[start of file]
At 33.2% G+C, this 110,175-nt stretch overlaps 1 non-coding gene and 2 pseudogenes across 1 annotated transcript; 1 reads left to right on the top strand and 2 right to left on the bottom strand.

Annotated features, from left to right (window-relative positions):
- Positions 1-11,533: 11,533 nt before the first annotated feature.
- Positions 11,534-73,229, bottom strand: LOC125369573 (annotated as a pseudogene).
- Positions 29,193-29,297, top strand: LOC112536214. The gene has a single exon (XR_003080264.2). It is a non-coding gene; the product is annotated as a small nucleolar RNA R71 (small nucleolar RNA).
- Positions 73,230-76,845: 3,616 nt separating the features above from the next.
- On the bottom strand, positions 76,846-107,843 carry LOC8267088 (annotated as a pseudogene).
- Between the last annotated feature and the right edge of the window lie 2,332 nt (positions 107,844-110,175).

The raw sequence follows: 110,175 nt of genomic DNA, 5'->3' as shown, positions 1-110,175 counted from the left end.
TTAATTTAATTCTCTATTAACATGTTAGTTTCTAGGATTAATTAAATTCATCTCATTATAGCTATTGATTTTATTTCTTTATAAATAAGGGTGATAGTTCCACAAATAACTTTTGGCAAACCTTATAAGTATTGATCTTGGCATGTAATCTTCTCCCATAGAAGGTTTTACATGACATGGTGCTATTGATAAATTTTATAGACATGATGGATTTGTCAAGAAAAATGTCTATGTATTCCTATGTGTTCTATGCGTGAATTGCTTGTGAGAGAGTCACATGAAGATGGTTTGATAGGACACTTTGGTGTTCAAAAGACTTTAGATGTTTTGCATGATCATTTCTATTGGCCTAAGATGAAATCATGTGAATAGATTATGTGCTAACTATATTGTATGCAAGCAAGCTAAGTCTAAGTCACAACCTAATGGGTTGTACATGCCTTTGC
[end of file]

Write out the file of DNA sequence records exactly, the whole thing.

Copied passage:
At 33.2% G+C, this 110,175-nt stretch overlaps 1 non-coding gene and 2 pseudogenes across 1 annotated transcript; 1 reads left to right on the top strand and 2 right to left on the bottom strand.

Annotated features, from left to right (window-relative positions):
- Positions 1-11,533: 11,533 nt before the first annotated feature.
- Positions 11,534-73,229, bottom strand: LOC125369573 (annotated as a pseudogene).
- Positions 29,193-29,297, top strand: LOC112536214. The gene has a single exon (XR_003080264.2). It is a non-coding gene; the product is annotated as a small nucleolar RNA R71 (small nucleolar RNA).
- Positions 73,230-76,845: 3,616 nt separating the features above from the next.
- On the bottom strand, positions 76,846-107,843 carry LOC8267088 (annotated as a pseudogene).
- Between the last annotated feature and the right edge of the window lie 2,332 nt (positions 107,844-110,175).

The raw sequence follows: 110,175 nt of genomic DNA, 5'->3' as shown, positions 1-110,175 counted from the left end.
TTAATTTAATTCTCTATTAACATGTTAGTTTCTAGGATTAATTAAATTCATCTCATTATAGCTATTGATTTTATTTCTTTATAAATAAGGGTGATAGTTCCACAAATAACTTTTGGCAAACCTTATAAGTATTGATCTTGGCATGTAATCTTCTCCCATAGAAGGTTTTACATGACATGGTGCTATTGATAAATTTTATAGACATGATGGATTTGTCAAGAAAAATGTCTATGTATTCCTATGTGTTCTATGCGTGAATTGCTTGTGAGAGAGTCACATGAAGATGGTTTGATAGGACACTTTGGTGTTCAAAAGACTTTAGATGTTTTGCATGATCATTTCTATTGGCCTAAGATGAAATCATGTGAATAGATTATGTGCTAACTATATTGTATGCAAGCAAGCTAAGTCTAAGTCACAACCTAATGGGTTGTACATGCCTTTGC